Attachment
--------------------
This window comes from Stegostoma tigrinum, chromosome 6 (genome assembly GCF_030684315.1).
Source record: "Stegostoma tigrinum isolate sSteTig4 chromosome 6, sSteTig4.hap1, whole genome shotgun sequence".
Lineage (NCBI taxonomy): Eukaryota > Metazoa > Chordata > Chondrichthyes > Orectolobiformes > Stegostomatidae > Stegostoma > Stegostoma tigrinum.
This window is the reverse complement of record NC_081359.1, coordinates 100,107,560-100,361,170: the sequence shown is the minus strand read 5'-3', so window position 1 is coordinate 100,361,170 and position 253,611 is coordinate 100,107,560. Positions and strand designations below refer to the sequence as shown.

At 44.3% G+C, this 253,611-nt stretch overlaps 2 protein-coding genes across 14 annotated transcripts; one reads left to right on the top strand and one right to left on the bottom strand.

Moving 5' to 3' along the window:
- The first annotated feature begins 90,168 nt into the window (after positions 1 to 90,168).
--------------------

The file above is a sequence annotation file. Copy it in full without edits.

This window comes from Stegostoma tigrinum, chromosome 6 (genome assembly GCF_030684315.1).
Source record: "Stegostoma tigrinum isolate sSteTig4 chromosome 6, sSteTig4.hap1, whole genome shotgun sequence".
Lineage (NCBI taxonomy): Eukaryota > Metazoa > Chordata > Chondrichthyes > Orectolobiformes > Stegostomatidae > Stegostoma > Stegostoma tigrinum.
This window is the reverse complement of record NC_081359.1, coordinates 100,107,560-100,361,170: the sequence shown is the minus strand read 5'-3', so window position 1 is coordinate 100,361,170 and position 253,611 is coordinate 100,107,560. Positions and strand designations below refer to the sequence as shown.

At 44.3% G+C, this 253,611-nt stretch overlaps 2 protein-coding genes across 14 annotated transcripts; one reads left to right on the top strand and one right to left on the bottom strand.

Moving 5' to 3' along the window:
- The first annotated feature begins 90,168 nt into the window (after positions 1 to 90,168).